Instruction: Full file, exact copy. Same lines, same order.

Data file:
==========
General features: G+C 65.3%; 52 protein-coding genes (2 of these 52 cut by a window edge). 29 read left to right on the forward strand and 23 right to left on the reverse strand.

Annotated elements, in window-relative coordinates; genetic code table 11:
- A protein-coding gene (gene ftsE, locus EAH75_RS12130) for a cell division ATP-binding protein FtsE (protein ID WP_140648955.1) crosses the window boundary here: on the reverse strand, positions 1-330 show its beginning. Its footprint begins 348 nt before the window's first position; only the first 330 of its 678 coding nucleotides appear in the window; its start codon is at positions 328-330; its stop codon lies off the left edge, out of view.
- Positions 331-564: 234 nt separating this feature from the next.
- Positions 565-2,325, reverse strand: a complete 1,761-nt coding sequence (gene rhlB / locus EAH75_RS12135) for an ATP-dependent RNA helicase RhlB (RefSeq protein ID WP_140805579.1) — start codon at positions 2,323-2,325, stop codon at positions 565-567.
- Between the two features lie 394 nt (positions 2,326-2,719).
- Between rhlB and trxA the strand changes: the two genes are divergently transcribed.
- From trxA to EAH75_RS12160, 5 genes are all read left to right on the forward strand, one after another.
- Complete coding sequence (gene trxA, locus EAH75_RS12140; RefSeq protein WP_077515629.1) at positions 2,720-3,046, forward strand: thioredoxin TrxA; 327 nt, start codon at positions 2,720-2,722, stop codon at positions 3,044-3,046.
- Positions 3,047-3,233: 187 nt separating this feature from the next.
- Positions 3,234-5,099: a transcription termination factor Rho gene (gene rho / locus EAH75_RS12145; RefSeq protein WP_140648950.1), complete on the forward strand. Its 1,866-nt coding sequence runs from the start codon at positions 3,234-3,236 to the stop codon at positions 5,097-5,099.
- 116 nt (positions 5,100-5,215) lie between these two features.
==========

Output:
General features: G+C 65.3%; 52 protein-coding genes (2 of these 52 cut by a window edge). 29 read left to right on the forward strand and 23 right to left on the reverse strand.

Annotated elements, in window-relative coordinates; genetic code table 11:
- A protein-coding gene (gene ftsE, locus EAH75_RS12130) for a cell division ATP-binding protein FtsE (protein ID WP_140648955.1) crosses the window boundary here: on the reverse strand, positions 1-330 show its beginning. Its footprint begins 348 nt before the window's first position; only the first 330 of its 678 coding nucleotides appear in the window; its start codon is at positions 328-330; its stop codon lies off the left edge, out of view.
- Positions 331-564: 234 nt separating this feature from the next.
- Positions 565-2,325, reverse strand: a complete 1,761-nt coding sequence (gene rhlB / locus EAH75_RS12135) for an ATP-dependent RNA helicase RhlB (RefSeq protein ID WP_140805579.1) — start codon at positions 2,323-2,325, stop codon at positions 565-567.
- Between the two features lie 394 nt (positions 2,326-2,719).
- Between rhlB and trxA the strand changes: the two genes are divergently transcribed.
- From trxA to EAH75_RS12160, 5 genes are all read left to right on the forward strand, one after another.
- Complete coding sequence (gene trxA, locus EAH75_RS12140; RefSeq protein WP_077515629.1) at positions 2,720-3,046, forward strand: thioredoxin TrxA; 327 nt, start codon at positions 2,720-2,722, stop codon at positions 3,044-3,046.
- Positions 3,047-3,233: 187 nt separating this feature from the next.
- Positions 3,234-5,099: a transcription termination factor Rho gene (gene rho / locus EAH75_RS12145; RefSeq protein WP_140648950.1), complete on the forward strand. Its 1,866-nt coding sequence runs from the start codon at positions 3,234-3,236 to the stop codon at positions 5,097-5,099.
- 116 nt (positions 5,100-5,215) lie between these two features.